NEW YORK, NY - Mortgage rates posted only slight movement over the past week, with the benchmark 30-year fixed mortgage rate slipping to 4.54 percent, according to Bankrate.com's weekly national survey. The average 30-year fixed mortgage has an average of 0.33 discount and origination points.
The average 15-year fixed mortgage fell to 3.61 percent, while the larger jumbo 30-year fixed mortgage rate declined to 4.69 percent. Adjustable rate mortgages were mixed. The popular 5-year adjustable rate retreated for the second consecutive week, to 3.54 percent. The 7-year and 10-year adjustable rate mortgages both notched higher, to 3.9 percent and 4.1 percent, respectively.
Mortgage rates settled down over the past week, following two months of volatility. The tame movement in mortgage rates may prove to be only a brief reprieve however. With next week bringing a Federal Open Market Committee meeting and a new report on the job market, this week may have been the calm before the storm.
As recently as May 1st, the average 30-year fixed mortgage rate was 3.52 percent. At that time, a $200,000 loan would have carried a monthly payment of $900.32. With the average rate currently at 4.54 percent, the monthly payment for the same size loan would be $1,018.13, a difference of $118 per month for anyone that waited just a little too long.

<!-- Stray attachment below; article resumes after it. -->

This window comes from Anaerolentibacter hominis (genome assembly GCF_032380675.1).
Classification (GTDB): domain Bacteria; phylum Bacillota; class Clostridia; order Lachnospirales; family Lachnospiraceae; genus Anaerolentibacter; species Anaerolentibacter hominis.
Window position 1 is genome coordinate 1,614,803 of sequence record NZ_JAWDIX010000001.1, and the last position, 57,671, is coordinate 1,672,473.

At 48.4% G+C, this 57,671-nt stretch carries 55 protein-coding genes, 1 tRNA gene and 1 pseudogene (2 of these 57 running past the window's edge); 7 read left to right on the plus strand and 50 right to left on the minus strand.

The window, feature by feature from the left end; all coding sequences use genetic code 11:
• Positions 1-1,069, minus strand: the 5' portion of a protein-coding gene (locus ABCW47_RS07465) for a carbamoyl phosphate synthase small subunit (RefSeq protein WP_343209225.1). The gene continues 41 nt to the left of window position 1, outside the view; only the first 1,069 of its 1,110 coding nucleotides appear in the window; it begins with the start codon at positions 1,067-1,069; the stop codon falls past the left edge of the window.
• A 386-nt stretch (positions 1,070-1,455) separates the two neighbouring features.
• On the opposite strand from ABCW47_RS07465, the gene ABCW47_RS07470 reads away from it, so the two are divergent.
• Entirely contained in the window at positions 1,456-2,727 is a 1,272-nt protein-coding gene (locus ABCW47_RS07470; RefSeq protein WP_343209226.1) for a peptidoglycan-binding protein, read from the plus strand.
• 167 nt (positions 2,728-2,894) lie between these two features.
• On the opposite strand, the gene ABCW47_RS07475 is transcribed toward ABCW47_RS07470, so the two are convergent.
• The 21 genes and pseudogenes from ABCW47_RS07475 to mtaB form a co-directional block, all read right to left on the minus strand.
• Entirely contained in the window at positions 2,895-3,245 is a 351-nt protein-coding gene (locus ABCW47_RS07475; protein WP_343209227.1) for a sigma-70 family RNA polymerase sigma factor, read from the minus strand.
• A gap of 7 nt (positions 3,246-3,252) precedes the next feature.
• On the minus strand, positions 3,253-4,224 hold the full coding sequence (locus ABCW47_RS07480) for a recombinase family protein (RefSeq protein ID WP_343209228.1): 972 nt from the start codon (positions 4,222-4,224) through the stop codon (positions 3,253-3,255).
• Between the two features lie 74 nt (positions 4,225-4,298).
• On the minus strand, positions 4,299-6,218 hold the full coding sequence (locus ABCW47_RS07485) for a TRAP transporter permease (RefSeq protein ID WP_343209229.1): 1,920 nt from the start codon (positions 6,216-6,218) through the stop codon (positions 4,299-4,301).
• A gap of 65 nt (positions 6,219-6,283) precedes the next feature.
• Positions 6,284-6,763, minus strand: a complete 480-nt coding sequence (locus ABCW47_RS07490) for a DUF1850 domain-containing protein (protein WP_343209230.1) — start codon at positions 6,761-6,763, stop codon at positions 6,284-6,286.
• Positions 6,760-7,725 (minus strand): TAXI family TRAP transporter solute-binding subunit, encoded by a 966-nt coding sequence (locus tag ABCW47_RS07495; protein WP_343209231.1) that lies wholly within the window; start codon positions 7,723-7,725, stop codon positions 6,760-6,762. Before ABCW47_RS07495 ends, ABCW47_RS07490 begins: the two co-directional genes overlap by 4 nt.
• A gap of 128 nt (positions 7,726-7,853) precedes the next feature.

30-year fixed: 4.54% -- down from 4.56% last week (avg. points: 0.33)
15-year fixed: 3.61% -- down from 3.65% last week (avg. points: 0.26)
5/1 ARM: 3.54% -- down from 3.56% last week (avg. points: 0.29)
Bankrate's national weekly mortgage survey is conducted each Wednesday from data provided by the top 10 banks and thrifts in the top 10 markets.
For a full analysis of this week's move in mortgage rates, go to www.bankrate.com
The survey is complemented by Bankrate's weekly Rate Trend Index, in which a panel of mortgage experts predicts which way the rates are headed over the next seven days. More than half of respondents – 55 percent - expect mortgage rates to remain more or less unchanged over the next week, with 36 percent forecasting an increase. Just 9 percent of the panelists predict a decline in mortgage rates over the coming week.